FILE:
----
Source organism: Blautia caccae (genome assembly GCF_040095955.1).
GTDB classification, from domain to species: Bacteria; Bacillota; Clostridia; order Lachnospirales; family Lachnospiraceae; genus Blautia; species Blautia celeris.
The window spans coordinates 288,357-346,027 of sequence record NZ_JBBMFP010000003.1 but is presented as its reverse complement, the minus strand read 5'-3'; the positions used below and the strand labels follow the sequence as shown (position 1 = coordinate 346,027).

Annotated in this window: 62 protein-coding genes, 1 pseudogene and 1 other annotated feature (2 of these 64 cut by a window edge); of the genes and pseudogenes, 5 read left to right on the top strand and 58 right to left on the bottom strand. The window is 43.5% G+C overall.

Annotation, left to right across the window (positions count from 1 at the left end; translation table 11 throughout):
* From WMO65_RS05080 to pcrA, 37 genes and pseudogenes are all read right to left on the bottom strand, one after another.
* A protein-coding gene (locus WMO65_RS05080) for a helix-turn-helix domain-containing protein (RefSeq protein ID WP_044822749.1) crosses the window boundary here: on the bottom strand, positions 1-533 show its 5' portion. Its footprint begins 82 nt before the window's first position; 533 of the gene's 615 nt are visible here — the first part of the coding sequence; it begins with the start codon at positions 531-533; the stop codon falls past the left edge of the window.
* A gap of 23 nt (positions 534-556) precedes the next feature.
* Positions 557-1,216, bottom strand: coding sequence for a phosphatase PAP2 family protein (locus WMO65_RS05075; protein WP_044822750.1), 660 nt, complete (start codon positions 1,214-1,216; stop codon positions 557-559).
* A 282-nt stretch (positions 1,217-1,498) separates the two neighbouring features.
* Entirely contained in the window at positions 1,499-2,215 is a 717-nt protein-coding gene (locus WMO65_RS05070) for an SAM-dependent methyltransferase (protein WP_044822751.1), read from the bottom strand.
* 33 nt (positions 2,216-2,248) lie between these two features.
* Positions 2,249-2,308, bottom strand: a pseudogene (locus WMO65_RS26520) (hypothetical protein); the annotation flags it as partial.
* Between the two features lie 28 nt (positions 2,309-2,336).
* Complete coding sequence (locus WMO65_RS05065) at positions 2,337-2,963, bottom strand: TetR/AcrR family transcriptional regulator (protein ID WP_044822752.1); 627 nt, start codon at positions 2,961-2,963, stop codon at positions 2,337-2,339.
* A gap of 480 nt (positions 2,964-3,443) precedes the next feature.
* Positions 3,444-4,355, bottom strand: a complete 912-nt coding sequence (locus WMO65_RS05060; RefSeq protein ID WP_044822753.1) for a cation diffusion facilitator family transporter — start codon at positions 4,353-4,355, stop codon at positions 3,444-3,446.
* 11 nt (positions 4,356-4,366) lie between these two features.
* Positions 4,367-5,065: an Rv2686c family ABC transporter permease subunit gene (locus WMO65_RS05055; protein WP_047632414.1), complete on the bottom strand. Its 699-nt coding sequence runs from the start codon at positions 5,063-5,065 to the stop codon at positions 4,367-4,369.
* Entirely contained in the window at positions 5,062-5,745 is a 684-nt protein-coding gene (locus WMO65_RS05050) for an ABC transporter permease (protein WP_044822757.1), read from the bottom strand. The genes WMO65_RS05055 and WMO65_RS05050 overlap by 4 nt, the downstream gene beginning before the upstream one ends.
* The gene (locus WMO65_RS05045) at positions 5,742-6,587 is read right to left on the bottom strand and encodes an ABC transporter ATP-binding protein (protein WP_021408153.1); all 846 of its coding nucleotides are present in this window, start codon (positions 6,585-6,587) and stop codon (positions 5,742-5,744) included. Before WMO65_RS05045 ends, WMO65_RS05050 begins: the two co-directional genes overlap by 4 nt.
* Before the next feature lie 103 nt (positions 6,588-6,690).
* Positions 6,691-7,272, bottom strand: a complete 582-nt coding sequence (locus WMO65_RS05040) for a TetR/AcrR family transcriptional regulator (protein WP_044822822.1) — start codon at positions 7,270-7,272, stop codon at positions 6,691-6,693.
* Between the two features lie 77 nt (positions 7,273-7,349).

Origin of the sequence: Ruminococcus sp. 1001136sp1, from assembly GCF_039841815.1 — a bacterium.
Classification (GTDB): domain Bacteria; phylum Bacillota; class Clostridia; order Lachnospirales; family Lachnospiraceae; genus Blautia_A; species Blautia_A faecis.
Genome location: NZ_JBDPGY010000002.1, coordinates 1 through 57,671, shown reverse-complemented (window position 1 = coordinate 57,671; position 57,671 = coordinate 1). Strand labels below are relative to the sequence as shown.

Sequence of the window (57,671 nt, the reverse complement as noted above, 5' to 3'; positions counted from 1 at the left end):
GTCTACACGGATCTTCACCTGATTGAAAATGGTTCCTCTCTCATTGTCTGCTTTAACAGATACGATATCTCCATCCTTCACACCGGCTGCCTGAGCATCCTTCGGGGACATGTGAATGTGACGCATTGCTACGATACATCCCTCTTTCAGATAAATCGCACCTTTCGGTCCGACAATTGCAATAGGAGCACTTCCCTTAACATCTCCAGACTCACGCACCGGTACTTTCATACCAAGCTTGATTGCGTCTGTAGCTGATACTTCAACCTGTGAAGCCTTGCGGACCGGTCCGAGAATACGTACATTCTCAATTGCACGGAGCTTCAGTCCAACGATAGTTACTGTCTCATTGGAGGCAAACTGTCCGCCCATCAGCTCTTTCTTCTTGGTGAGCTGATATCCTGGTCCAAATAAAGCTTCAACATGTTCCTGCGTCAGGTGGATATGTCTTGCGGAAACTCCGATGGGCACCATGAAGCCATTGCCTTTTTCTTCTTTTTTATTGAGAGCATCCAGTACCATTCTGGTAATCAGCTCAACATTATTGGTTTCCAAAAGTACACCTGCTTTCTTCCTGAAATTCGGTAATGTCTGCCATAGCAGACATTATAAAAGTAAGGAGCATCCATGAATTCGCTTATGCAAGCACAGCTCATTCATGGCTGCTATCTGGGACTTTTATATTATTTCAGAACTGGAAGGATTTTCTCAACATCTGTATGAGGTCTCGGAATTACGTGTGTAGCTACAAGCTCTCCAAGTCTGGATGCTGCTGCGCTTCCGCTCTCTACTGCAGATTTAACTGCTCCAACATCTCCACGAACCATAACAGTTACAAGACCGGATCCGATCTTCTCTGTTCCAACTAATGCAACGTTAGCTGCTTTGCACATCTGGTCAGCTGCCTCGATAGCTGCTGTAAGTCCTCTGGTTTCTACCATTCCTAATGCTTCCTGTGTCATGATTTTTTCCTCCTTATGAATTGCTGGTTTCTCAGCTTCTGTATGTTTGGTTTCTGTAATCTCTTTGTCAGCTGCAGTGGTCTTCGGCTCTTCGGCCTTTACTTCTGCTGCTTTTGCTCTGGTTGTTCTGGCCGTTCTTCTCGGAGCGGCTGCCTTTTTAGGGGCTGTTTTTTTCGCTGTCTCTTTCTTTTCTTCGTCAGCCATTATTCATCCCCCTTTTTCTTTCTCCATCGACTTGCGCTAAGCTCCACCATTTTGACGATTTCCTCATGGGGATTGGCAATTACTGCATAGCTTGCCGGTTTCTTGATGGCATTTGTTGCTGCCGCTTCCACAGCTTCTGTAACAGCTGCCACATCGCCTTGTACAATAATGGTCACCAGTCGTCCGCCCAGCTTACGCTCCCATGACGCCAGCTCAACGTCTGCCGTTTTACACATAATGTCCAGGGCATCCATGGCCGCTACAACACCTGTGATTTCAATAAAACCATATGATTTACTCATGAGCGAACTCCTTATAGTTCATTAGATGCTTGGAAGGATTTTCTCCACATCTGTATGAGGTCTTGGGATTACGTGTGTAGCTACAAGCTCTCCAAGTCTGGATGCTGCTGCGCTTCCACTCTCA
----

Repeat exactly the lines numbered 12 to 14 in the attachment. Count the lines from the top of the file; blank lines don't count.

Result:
* 33 nt (positions 2,216-2,248) lie between these two features.
* Positions 2,249-2,308, bottom strand: a pseudogene (locus WMO65_RS26520) (hypothetical protein); the annotation flags it as partial.
* Between the two features lie 28 nt (positions 2,309-2,336).